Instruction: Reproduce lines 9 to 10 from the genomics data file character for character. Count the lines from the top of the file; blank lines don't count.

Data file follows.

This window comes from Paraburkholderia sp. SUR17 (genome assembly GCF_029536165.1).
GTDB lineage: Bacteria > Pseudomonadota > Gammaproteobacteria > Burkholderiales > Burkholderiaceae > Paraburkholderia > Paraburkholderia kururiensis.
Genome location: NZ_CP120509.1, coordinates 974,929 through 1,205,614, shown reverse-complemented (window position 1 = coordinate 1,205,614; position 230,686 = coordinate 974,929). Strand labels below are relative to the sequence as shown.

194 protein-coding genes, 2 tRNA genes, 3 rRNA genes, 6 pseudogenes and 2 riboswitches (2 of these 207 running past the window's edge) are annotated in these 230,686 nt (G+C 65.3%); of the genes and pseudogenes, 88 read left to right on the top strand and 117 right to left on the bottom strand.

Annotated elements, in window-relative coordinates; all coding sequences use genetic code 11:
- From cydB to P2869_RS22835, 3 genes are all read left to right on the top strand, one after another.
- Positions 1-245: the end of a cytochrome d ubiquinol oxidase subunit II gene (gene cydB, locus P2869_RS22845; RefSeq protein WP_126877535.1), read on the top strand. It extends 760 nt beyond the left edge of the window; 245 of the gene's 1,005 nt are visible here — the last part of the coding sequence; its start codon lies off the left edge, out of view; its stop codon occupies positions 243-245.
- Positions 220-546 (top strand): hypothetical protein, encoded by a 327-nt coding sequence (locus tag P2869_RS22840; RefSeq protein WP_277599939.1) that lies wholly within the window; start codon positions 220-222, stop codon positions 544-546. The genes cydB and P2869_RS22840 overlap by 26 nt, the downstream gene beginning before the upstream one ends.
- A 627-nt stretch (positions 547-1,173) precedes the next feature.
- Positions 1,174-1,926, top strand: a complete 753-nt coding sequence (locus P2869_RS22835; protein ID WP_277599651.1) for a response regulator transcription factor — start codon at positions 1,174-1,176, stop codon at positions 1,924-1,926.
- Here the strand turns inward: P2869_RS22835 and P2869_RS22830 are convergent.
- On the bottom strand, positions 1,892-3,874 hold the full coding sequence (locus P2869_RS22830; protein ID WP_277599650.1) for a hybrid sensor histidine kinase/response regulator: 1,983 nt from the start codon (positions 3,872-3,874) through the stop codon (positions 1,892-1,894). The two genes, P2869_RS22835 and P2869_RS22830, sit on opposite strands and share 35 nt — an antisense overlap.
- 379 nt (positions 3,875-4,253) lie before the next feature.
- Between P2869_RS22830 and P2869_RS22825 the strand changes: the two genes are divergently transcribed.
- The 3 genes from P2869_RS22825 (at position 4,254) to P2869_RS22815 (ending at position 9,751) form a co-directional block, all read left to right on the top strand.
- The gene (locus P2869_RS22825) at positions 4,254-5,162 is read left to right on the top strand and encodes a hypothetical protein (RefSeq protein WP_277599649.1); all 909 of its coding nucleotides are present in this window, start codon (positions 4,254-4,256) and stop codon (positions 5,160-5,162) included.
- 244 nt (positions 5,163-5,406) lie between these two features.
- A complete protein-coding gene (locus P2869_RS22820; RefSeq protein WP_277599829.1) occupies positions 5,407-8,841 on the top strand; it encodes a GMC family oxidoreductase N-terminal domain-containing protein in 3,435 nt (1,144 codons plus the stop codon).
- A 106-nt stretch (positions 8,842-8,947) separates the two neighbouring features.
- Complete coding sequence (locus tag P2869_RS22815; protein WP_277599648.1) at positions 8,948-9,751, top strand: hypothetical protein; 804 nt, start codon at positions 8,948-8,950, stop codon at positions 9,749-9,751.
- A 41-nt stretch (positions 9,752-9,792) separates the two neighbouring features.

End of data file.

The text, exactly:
- A 627-nt stretch (positions 547-1,173) precedes the next feature.
- Positions 1,174-1,926, top strand: a complete 753-nt coding sequence (locus P2869_RS22835; protein ID WP_277599651.1) for a response regulator transcription factor — start codon at positions 1,174-1,176, stop codon at positions 1,924-1,926.